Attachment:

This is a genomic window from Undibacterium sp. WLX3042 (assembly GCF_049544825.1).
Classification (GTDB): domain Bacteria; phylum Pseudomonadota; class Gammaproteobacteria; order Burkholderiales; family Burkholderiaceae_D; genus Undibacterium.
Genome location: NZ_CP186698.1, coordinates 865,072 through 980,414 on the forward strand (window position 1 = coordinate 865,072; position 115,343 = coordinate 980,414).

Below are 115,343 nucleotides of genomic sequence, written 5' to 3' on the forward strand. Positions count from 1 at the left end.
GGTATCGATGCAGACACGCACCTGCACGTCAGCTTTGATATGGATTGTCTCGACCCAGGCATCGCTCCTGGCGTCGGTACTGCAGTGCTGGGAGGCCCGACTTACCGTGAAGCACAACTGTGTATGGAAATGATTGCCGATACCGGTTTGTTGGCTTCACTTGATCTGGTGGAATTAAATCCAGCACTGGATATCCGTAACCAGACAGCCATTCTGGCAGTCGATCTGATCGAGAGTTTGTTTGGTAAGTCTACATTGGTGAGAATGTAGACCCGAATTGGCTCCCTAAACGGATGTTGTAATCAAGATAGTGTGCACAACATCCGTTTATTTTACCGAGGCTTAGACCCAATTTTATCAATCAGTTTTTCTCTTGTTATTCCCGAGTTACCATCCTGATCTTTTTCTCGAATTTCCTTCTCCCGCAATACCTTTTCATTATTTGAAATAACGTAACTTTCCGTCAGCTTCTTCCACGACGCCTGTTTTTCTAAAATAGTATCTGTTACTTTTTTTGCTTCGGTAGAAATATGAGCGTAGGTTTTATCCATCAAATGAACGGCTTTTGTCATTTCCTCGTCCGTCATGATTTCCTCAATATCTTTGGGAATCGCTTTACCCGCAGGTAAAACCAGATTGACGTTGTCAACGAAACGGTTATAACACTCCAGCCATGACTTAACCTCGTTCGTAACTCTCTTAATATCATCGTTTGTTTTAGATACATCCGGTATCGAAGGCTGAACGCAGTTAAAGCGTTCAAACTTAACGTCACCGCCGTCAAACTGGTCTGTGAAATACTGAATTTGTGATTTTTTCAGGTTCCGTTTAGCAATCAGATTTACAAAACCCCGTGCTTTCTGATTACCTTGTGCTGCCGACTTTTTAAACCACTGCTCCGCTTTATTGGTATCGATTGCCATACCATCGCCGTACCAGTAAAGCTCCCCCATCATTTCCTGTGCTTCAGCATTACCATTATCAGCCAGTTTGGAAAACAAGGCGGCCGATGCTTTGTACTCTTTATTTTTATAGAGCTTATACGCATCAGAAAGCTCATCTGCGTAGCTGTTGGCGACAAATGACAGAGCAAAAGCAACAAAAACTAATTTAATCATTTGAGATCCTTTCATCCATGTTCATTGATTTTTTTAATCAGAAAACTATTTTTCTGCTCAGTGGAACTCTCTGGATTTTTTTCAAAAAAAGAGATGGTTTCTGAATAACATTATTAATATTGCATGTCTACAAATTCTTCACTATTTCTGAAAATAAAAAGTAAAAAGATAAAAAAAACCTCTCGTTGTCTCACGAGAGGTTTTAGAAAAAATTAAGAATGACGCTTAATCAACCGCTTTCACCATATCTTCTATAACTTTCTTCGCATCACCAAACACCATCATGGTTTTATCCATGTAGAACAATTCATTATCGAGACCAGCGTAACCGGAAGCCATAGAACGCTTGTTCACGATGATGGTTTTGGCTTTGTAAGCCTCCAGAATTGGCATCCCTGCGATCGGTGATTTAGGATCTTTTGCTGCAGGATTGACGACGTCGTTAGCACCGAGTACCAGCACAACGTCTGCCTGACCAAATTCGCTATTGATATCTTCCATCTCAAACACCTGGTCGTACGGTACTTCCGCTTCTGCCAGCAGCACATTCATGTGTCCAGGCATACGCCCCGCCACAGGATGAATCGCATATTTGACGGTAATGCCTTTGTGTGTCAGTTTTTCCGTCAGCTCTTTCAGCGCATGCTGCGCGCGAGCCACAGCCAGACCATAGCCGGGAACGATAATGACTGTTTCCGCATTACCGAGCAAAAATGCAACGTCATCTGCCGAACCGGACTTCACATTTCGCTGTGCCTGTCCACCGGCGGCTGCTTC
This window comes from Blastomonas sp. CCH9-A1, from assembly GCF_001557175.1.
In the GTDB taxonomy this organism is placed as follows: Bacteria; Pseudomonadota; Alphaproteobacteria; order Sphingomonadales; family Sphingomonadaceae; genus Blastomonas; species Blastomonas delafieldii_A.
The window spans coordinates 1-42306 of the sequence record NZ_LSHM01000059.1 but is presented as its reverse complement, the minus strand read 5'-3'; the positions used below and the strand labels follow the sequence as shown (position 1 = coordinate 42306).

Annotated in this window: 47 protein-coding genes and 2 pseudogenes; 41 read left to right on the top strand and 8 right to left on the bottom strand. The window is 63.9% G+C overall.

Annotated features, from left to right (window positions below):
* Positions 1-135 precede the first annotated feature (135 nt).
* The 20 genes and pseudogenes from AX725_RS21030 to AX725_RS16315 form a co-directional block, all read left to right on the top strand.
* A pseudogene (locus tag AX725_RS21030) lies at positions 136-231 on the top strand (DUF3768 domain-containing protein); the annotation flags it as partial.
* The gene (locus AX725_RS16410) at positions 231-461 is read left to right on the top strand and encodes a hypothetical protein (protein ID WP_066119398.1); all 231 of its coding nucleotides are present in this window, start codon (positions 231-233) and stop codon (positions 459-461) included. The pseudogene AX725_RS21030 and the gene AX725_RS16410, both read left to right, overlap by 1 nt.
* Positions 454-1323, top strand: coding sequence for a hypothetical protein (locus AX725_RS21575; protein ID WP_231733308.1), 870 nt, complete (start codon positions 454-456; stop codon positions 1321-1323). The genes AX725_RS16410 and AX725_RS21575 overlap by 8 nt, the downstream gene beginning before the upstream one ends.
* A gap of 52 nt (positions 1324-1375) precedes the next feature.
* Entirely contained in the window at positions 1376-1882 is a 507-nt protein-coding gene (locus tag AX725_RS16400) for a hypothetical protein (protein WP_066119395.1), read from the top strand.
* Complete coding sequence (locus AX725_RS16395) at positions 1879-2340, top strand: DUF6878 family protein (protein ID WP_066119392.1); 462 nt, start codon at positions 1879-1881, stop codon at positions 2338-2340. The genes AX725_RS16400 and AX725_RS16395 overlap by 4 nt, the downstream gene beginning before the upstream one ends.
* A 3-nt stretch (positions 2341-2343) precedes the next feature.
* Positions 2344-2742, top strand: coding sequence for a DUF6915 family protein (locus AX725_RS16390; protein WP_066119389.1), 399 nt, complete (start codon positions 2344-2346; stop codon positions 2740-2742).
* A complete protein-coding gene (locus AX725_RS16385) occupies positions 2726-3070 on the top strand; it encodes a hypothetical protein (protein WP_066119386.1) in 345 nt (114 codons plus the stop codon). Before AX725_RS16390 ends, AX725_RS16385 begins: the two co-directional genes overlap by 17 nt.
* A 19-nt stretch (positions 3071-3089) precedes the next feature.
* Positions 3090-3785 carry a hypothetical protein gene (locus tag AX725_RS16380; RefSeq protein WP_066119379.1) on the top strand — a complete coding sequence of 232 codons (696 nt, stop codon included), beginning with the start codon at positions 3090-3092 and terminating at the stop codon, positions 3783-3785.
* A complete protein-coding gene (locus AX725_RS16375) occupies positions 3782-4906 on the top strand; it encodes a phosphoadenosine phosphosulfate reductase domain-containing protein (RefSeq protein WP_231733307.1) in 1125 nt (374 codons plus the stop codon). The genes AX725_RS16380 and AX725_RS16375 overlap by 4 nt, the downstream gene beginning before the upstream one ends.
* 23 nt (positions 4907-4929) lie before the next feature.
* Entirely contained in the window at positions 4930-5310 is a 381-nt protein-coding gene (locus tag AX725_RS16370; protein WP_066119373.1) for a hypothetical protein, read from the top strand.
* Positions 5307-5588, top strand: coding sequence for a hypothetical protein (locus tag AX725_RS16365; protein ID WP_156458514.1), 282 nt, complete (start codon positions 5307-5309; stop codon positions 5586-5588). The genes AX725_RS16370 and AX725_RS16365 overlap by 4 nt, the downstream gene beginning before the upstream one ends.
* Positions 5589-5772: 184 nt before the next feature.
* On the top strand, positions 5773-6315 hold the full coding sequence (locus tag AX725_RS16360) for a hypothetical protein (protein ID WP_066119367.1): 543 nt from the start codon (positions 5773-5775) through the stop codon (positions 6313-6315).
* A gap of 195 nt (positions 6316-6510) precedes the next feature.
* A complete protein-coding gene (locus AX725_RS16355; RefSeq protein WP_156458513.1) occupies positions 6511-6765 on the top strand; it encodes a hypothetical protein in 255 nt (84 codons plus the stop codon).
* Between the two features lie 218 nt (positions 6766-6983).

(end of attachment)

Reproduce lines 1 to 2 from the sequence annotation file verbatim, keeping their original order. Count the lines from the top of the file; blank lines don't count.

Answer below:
This is a genomic window from Undibacterium sp. WLX3042 (assembly GCF_049544825.1).
Classification (GTDB): domain Bacteria; phylum Pseudomonadota; class Gammaproteobacteria; order Burkholderiales; family Burkholderiaceae_D; genus Undibacterium.